Some days my little violin store is very busy. Some days it's quiet.
On one side of the store is my bench, with all the instruments hung overhead lined up for repair work, and my tools and varnish and glue. On the other side of the store is my husband's desk, with the computer, files, paperwork, and bills. The two sides are equal, and without either half there is no store.
Because all of our children are now in school full day we can finally both work in the violin store for a few hours at the same time. Until recently we had a tag team approach, where one of us would be home with the kids and the other would try to make progress in the store at the bench or desk. It's nice as I do repair work to look over and see my husband just a few steps away. I like that we run our business and our lives together.
I often tell Ian as he's sifting through the receipts and post-it-notes on his desk that for every bit of paper representing a person who came into the store, there were usually three or four other people who left no evidence of their visit. I spend a lot of time talking to people who are curious about violin making, or want to tell me about a relative who played music, or who simply like the atmosphere of our little shop and want to hang out for a bit. Sometimes when I'm drowning in repairs I'm not as willing to chat, but most of the time I'm happy to share what I know and I enjoy hearing people's stories.
Today while my husband and I were both working a man came in who looked familiar. Turns out he'd stopped in a few years back and tried to sell me insurance. He said he was in the neighborhood and was glad to see that we were still in business. He was considering taking up violin. He was concerned that he might be too old for that.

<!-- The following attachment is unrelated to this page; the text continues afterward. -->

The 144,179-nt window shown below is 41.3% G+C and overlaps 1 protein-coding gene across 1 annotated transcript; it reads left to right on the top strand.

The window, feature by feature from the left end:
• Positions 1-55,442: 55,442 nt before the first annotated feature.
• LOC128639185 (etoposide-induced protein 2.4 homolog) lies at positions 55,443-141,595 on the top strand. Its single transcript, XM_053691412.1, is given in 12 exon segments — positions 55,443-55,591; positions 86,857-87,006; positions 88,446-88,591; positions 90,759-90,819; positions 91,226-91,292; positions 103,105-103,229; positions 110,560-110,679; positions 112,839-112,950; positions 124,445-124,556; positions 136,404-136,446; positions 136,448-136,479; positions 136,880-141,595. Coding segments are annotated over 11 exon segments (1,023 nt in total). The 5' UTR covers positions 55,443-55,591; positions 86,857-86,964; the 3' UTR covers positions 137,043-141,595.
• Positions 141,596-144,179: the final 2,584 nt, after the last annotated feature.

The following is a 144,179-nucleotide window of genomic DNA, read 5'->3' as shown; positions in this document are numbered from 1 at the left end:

I assured him (the way I do many people who come into my store saying the same thing) that there is no "too old" for music. He was too old to be a child prodigy, but that was about it. My oldest adult beginner was 77 and he did just fine and was one of my all time favorite students. The man told me about the violin music he'd had at his wedding. That he'd always loved the sound. I listened, and then gave him more general information about violin and how to get started. As I talked I continued to work on the violin at my bench, and the man listened and occasionally paced around while looking at things on display.
But there was something about the way this man lingered in my store that was different from most people. There was something forced in the smile he gave me, as if he had to remind himself to do it. He seemed distracted and a little lost, but not ready to leave.
Then, as an aside during one of his questions, he mentioned his wife had died.
I told him I was sorry. And then he said he was actually on our side of town trying to find the grave marker store. He thought it was nearby, but he hadn't seen it yet. Ian said he thought there was one over on 13th closer to the cemetery, and he got to work looking up the address on his computer.